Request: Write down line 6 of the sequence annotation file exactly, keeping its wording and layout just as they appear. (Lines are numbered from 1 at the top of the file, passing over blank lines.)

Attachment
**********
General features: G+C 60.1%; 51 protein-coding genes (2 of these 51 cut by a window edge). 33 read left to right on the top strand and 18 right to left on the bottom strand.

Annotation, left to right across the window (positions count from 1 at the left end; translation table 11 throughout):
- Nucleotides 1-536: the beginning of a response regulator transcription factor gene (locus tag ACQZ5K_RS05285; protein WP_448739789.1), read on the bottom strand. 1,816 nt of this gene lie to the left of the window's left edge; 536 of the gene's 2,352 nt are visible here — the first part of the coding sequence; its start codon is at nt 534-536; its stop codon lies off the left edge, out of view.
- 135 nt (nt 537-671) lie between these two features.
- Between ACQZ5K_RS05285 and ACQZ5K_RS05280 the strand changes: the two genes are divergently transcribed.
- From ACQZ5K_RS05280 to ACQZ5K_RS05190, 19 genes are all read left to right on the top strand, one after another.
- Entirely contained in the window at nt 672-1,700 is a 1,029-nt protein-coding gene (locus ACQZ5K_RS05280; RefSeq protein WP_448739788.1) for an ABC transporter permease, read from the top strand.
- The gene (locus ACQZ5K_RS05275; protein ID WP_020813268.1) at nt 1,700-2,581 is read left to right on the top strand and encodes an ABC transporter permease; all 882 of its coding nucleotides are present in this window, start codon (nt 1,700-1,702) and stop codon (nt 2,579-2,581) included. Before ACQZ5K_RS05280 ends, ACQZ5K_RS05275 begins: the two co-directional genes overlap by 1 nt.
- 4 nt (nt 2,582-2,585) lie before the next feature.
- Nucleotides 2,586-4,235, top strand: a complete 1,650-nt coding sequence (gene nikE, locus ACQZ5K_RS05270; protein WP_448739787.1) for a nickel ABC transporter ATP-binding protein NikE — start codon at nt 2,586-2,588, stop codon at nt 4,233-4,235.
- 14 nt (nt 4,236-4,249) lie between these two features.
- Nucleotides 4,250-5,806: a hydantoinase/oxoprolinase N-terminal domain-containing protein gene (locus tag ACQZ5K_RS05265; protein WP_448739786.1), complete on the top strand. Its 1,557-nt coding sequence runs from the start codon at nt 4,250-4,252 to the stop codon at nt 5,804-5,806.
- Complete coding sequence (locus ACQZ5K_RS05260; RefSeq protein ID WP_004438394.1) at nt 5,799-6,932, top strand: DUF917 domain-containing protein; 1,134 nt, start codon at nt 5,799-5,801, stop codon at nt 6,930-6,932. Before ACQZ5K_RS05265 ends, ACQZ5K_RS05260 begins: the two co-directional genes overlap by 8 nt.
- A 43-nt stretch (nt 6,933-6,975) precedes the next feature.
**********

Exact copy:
- From ACQZ5K_RS05280 to ACQZ5K_RS05190, 19 genes are all read left to right on the top strand, one after another.